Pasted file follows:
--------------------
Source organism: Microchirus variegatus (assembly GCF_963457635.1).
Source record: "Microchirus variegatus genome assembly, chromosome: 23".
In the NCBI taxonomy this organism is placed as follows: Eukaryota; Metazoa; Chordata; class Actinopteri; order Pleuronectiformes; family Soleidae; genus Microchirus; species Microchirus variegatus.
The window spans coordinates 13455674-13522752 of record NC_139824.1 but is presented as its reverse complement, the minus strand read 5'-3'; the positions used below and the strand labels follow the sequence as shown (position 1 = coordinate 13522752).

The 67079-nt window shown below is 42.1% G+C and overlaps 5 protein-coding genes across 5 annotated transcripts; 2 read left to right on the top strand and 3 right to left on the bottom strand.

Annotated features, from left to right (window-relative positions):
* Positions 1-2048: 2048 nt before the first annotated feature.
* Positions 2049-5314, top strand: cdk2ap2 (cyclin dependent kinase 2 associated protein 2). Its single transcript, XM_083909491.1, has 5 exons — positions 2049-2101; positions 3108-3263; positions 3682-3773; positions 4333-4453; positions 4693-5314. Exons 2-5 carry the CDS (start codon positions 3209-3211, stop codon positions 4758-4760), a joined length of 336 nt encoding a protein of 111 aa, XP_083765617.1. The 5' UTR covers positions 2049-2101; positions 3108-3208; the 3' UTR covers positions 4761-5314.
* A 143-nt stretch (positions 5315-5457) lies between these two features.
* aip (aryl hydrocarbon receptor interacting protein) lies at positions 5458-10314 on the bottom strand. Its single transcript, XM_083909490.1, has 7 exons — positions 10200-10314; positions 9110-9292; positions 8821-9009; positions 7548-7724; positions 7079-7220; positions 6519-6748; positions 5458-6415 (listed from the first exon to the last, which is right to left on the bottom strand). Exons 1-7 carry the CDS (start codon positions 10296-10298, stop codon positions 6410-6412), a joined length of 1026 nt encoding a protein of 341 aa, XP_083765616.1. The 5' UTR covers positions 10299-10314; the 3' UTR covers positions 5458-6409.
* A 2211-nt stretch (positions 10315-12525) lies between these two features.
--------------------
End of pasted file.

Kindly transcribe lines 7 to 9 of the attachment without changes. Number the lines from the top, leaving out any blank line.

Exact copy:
* Positions 1-2048: 2048 nt before the first annotated feature.
* Positions 2049-5314, top strand: cdk2ap2 (cyclin dependent kinase 2 associated protein 2). Its single transcript, XM_083909491.1, has 5 exons — positions 2049-2101; positions 3108-3263; positions 3682-3773; positions 4333-4453; positions 4693-5314. Exons 2-5 carry the CDS (start codon positions 3209-3211, stop codon positions 4758-4760), a joined length of 336 nt encoding a protein of 111 aa, XP_083765617.1. The 5' UTR covers positions 2049-2101; positions 3108-3208; the 3' UTR covers positions 4761-5314.
* A 143-nt stretch (positions 5315-5457) lies between these two features.